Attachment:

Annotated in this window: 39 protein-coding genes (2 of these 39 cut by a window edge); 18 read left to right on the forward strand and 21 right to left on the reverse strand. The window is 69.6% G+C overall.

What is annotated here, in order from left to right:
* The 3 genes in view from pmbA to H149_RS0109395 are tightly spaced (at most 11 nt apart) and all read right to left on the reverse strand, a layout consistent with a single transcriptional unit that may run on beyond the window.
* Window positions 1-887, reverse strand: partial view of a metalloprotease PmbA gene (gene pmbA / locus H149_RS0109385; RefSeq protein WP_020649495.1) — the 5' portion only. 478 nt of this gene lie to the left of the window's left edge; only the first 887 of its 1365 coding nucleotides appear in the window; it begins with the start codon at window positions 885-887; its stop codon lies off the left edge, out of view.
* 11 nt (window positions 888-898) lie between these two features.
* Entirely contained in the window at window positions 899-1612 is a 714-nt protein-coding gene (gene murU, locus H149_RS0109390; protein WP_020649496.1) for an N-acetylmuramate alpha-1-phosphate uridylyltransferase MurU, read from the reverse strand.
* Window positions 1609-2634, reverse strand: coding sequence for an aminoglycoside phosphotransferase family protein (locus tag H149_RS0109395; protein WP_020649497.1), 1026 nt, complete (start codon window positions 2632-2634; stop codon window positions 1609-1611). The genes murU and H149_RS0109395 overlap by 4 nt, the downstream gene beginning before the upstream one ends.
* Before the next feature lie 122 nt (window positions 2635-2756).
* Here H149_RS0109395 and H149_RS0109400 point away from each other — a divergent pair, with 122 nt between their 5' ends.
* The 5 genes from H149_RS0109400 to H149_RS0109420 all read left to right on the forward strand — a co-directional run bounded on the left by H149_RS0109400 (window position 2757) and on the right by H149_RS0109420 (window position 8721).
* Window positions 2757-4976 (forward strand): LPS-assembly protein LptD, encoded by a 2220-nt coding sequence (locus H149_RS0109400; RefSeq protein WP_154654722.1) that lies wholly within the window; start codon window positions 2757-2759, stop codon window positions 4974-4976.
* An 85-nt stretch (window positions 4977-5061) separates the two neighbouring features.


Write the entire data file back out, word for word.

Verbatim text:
Annotated in this window: 39 protein-coding genes (2 of these 39 cut by a window edge); 18 read left to right on the forward strand and 21 right to left on the reverse strand. The window is 69.6% G+C overall.

What is annotated here, in order from left to right:
* The 3 genes in view from pmbA to H149_RS0109395 are tightly spaced (at most 11 nt apart) and all read right to left on the reverse strand, a layout consistent with a single transcriptional unit that may run on beyond the window.
* Window positions 1-887, reverse strand: partial view of a metalloprotease PmbA gene (gene pmbA / locus H149_RS0109385; RefSeq protein WP_020649495.1) — the 5' portion only. 478 nt of this gene lie to the left of the window's left edge; only the first 887 of its 1365 coding nucleotides appear in the window; it begins with the start codon at window positions 885-887; its stop codon lies off the left edge, out of view.
* 11 nt (window positions 888-898) lie between these two features.
* Entirely contained in the window at window positions 899-1612 is a 714-nt protein-coding gene (gene murU, locus H149_RS0109390; protein WP_020649496.1) for an N-acetylmuramate alpha-1-phosphate uridylyltransferase MurU, read from the reverse strand.
* Window positions 1609-2634, reverse strand: coding sequence for an aminoglycoside phosphotransferase family protein (locus tag H149_RS0109395; protein WP_020649497.1), 1026 nt, complete (start codon window positions 2632-2634; stop codon window positions 1609-1611). The genes murU and H149_RS0109395 overlap by 4 nt, the downstream gene beginning before the upstream one ends.
* Before the next feature lie 122 nt (window positions 2635-2756).
* Here H149_RS0109395 and H149_RS0109400 point away from each other — a divergent pair, with 122 nt between their 5' ends.
* The 5 genes from H149_RS0109400 to H149_RS0109420 all read left to right on the forward strand — a co-directional run bounded on the left by H149_RS0109400 (window position 2757) and on the right by H149_RS0109420 (window position 8721).
* Window positions 2757-4976 (forward strand): LPS-assembly protein LptD, encoded by a 2220-nt coding sequence (locus H149_RS0109400; RefSeq protein WP_154654722.1) that lies wholly within the window; start codon window positions 2757-2759, stop codon window positions 4974-4976.
* An 85-nt stretch (window positions 4977-5061) separates the two neighbouring features.